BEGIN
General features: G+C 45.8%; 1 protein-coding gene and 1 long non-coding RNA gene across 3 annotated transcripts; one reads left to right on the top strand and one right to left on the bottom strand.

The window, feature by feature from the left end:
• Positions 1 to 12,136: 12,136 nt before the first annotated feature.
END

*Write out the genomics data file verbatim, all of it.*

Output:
General features: G+C 45.8%; 1 protein-coding gene and 1 long non-coding RNA gene across 3 annotated transcripts; one reads left to right on the top strand and one right to left on the bottom strand.

The window, feature by feature from the left end:
• Positions 1 to 12,136: 12,136 nt before the first annotated feature.